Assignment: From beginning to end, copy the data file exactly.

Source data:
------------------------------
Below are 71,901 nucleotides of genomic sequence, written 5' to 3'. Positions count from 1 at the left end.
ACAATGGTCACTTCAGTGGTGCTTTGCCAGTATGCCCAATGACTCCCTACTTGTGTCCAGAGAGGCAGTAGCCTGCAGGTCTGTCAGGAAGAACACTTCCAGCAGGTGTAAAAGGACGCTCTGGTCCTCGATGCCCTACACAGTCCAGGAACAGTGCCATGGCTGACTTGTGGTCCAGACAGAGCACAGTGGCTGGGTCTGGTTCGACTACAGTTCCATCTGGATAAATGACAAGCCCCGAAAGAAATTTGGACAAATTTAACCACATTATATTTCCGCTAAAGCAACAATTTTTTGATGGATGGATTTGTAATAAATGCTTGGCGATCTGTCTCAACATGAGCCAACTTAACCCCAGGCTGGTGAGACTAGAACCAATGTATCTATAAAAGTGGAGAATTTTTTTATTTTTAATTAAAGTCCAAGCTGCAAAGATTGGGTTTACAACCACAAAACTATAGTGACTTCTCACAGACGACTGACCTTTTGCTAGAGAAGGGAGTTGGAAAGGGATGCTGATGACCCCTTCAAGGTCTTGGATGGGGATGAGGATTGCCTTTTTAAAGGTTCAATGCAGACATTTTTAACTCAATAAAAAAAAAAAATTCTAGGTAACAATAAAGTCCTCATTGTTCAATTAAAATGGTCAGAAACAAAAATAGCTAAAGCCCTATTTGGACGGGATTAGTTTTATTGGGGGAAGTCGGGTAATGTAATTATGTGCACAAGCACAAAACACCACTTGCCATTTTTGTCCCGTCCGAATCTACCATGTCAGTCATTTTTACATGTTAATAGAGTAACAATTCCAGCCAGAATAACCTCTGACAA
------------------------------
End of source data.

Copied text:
Below are 71,901 nucleotides of genomic sequence, written 5' to 3'. Positions count from 1 at the left end.
ACAATGGTCACTTCAGTGGTGCTTTGCCAGTATGCCCAATGACTCCCTACTTGTGTCCAGAGAGGCAGTAGCCTGCAGGTCTGTCAGGAAGAACACTTCCAGCAGGTGTAAAAGGACGCTCTGGTCCTCGATGCCCTACACAGTCCAGGAACAGTGCCATGGCTGACTTGTGGTCCAGACAGAGCACAGTGGCTGGGTCTGGTTCGACTACAGTTCCATCTGGATAAATGACAAGCCCCGAAAGAAATTTGGACAAATTTAACCACATTATATTTCCGCTAAAGCAACAATTTTTTGATGGATGGATTTGTAATAAATGCTTGGCGATCTGTCTCAACATGAGCCAACTTAACCCCAGGCTGGTGAGACTAGAACCAATGTATCTATAAAAGTGGAGAATTTTTTTATTTTTAATTAAAGTCCAAGCTGCAAAGATTGGGTTTACAACCACAAAACTATAGTGACTTCTCACAGACGACTGACCTTTTGCTAGAGAAGGGAGTTGGAAAGGGATGCTGATGACCCCTTCAAGGTCTTGGATGGGGATGAGGATTGCCTTTTTAAAGGTTCAATGCAGACATTTTTAACTCAATAAAAAAAAAAAATTCTAGGTAACAATAAAGTCCTCATTGTTCAATTAAAATGGTCAGAAACAAAAATAGCTAAAGCCCTATTTGGACGGGATTAGTTTTATTGGGGGAAGTCGGGTAATGTAATTATGTGCACAAGCACAAAACACCACTTGCCATTTTTGTCCCGTCCGAATCTACCATGTCAGTCATTTTTACATGTTAATAGAGTAACAATTCCAGCCAGAATAACCTCTGACAA